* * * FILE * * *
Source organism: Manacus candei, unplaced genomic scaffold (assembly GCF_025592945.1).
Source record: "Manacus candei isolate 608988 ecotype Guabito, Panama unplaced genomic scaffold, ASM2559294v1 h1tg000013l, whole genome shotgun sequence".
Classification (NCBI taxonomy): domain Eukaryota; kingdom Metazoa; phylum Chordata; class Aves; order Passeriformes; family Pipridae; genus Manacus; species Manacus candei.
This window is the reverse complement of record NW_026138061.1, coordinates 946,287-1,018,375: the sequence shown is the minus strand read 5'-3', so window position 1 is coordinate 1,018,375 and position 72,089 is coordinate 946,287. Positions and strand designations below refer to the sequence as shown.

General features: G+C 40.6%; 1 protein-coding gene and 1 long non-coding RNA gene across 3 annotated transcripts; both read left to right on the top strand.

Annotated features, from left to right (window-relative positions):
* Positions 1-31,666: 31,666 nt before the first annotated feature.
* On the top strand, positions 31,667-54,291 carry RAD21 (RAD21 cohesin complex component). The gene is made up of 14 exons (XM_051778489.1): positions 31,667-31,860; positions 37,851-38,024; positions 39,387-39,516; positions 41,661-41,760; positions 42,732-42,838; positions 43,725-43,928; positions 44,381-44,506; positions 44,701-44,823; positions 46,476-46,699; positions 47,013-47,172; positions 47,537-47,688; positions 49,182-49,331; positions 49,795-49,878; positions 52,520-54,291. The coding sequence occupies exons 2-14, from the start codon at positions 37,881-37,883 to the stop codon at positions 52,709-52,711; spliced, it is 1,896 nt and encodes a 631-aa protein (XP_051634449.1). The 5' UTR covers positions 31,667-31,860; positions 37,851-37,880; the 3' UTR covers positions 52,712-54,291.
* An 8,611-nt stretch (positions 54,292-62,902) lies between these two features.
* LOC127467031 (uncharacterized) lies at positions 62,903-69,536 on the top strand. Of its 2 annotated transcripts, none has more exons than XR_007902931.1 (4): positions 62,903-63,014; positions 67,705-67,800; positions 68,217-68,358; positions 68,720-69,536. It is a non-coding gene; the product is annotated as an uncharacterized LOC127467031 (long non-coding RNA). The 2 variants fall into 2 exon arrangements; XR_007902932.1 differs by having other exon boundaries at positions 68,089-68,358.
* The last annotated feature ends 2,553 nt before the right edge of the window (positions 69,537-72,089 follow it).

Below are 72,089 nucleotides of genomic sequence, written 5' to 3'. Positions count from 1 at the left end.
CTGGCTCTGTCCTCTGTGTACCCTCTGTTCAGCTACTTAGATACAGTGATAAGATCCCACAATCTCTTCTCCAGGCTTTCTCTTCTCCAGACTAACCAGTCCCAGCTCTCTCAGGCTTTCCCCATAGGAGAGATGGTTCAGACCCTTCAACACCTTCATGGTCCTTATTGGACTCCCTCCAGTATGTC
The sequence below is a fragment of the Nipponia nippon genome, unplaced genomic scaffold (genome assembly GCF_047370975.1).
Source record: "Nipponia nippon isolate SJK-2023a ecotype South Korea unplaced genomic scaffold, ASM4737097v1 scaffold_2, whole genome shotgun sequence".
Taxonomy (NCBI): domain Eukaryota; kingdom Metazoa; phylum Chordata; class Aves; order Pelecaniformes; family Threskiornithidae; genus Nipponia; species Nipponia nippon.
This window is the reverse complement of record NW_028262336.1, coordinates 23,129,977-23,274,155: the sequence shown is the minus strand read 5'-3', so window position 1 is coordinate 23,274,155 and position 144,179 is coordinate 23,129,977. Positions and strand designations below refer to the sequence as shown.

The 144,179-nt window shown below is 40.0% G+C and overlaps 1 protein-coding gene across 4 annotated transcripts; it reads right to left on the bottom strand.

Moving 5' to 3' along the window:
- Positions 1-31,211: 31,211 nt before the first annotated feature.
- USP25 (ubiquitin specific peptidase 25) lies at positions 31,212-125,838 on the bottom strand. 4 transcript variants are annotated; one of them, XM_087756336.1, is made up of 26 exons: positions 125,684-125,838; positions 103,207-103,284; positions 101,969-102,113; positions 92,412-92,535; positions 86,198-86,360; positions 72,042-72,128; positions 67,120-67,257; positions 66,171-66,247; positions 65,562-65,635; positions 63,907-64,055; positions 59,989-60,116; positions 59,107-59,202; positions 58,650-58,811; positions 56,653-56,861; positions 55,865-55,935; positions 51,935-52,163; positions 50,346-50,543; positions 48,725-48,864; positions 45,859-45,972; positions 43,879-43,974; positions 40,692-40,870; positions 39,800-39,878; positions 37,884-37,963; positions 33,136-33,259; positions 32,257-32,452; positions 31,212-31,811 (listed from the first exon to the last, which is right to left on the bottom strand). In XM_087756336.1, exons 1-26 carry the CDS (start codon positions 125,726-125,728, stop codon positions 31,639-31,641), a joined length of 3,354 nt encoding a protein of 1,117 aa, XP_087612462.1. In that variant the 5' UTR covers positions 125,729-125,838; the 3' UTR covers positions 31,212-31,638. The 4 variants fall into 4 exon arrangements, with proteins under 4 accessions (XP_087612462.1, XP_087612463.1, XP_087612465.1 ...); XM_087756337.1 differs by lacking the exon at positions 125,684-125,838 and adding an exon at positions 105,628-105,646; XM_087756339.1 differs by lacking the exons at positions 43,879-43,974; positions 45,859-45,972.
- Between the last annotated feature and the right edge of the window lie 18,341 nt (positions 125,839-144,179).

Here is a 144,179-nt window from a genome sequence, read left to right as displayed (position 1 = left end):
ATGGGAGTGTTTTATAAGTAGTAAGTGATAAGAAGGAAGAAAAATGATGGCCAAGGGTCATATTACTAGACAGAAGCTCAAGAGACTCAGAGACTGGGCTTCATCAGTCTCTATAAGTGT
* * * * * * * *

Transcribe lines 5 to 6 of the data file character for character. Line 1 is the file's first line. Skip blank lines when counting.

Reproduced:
General features: G+C 40.6%; 1 protein-coding gene and 1 long non-coding RNA gene across 3 annotated transcripts; both read left to right on the top strand.

Annotated features, from left to right (window-relative positions):